Book Review: Into the Crooked Place by Alexandra Christo


Rating:  ★★★1/2

I was very excited about Into the Crooked Place because the blurb was giving me strong Six of Crows vibes.  I guess they call this gangster fantasy these days?  While parts of it does feel like SoC, overall the book missed the mark a little for me.

The world building was pretty good.  Christo imbued the setting with seemingly sufficient grit.  There’s history.  There’s buskers peddling magic.  The magic itself I struggled with a lot.  It often felt like there weren’t any strict rules, some of it felt “hand wavey” if you will, which I occasionally struggled with.  Wesley “summons” charms from his skin?  There wasn’t a lot of explanation about where the charms come from or how they get their specific powers.

Another thing I struggled with, is it’s explained initially there is no new magic, so anything the buskers sell is somehow recycled or a trick.  But where was it recycled from?  Is there that much illicit magic laying around that 50-100 buskers in several different cities can afford to sell many of these charms and potions every night?  I felt like I was just supposed to take all this at face value.

The characters were all great and yet I often felt like I wasn’t connecting.  There was funny banter and wit and sass galore, a f/f relationship/romance that I actually did enjoy.  But often a chapter would devolve into the character’s inner monologue about their significant/desired other and that often took me out of the story a bit.  I think the story would have been sufficient with just Karam’s and Saxony’s romance, because that one felt relatively effortless, while Wesley and Tavia’s romance/flirtations, often felt shoehorned in.

The plot was okay.  It was high action, but a lot of the action could have been skipped without any detriment to the story.  There were several fist fights that felt like we were seeing them just to show how tough Wesley or Karam were.  There were a lot of training scenes.  It’s just not my favorite way to read action in a book.  I cared about the fights against the bad guys, not so much the fights and the training amongst themselves.

The other thing I want to note- I finished this on Saturday, less than a week ago.  And I am struggling to remember lots of the details.  It wasn’t an unenjoyable experience, but it simply wasn’t that memorable.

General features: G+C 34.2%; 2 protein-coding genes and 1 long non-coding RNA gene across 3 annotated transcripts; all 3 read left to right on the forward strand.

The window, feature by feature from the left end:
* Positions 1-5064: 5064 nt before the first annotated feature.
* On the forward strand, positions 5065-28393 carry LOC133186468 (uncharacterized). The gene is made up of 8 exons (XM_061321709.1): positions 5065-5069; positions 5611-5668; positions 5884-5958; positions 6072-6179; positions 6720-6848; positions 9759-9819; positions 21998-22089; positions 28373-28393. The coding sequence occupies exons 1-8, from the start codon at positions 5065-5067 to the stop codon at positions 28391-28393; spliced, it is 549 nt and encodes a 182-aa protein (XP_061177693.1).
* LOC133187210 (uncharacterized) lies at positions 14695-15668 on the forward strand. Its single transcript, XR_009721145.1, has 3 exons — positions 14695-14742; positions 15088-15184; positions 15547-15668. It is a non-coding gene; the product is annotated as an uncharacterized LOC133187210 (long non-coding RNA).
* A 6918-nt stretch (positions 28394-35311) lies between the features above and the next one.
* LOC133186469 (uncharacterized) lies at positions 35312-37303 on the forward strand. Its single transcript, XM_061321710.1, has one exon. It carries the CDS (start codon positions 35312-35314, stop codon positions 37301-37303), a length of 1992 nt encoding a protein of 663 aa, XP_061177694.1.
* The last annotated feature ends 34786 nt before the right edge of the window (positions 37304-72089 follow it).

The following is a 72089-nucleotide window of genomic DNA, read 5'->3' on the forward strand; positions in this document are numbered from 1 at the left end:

Into the Crooked Place released on October 8, 2019 and can be found on GoodReads or Amazon.  Thank you to the publisher for sending a copy in exchange for a review.

22 thoughts on “Book Review: Into the Crooked Place by Alexandra Christo

  1. It’s tough, there are so many great books on there, I feel like some of them just blend together after a while though. I’ve had that experience recently where I was really struggling to remember what actually happened in one!

    Liked by 1 person

    • I kept forgetting I’d even read it! It got to be Sunday and I had already finished another book and was nearing the end of another, and just blanked that this one needed a review first. Really not a good sign.

      Liked by 1 person

  2. Huh, this doesn’t sound at all like what I would have expected from that cover. (Not that I’m sure WHAT I expected from the cover.) And I agree about training scenes in books. Training montages are fun in movies, but that’s usually because of the soundtrack and not the fake fighting. They’re a lot harder to do well in books.

    Liked by 1 person

    • Yeah it was just annoying the training montage. I ended up skipping most of them. It was supposed to “show” how knowledgeable the characters were at fighting, but it just came off as obvious and forced a little.

      And I agree about the cover/title. I guess it makes more sense in retrospect. There are references to some crooked places where the buskers live and such, but I think the actual Crooked place is never referred to as such.


  3. Great review Sarah! You’ve summed up your thoughts on this book so well. I dislike when authors add romance in just for the sake of it and not necessarily because the story or characters need it. I’ll probably not read this one but I’m glad that you somewhat enjoyed it 😀 Jen

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  5. Too many explanations could weigh down a story, granted, but this one sounds like it asks its readers to take too many leaps of faith – or to supply their own details… But I think my main contention would be the inner monologues: these usually have me running for the hills! 😀
    Thanks for sharing.

    Liked by 1 person

  6. Great review, Sarah – and I know only too well what you mean about the actions scenes. There’s a golden rule that no scene (including the training/action/interior dialogue moments) should make the final cut UNLESS it advances the overall story. I’m guessing the reason this book was ultimately forgettable was that because those scenes weren’t freighted with any real tension, or advanced the plot, they didn’t engage your emotion. So you didn’t remember them…

    Liked by 1 person

      • Yes… I recall students protesting that a scene needed to be included for extra characterisation, etc, etc – and I always maintained that if you didn’t also advance the plot in some way, then you should cut it. Window dressing is a very good way of expressing it!

        Liked by 1 person

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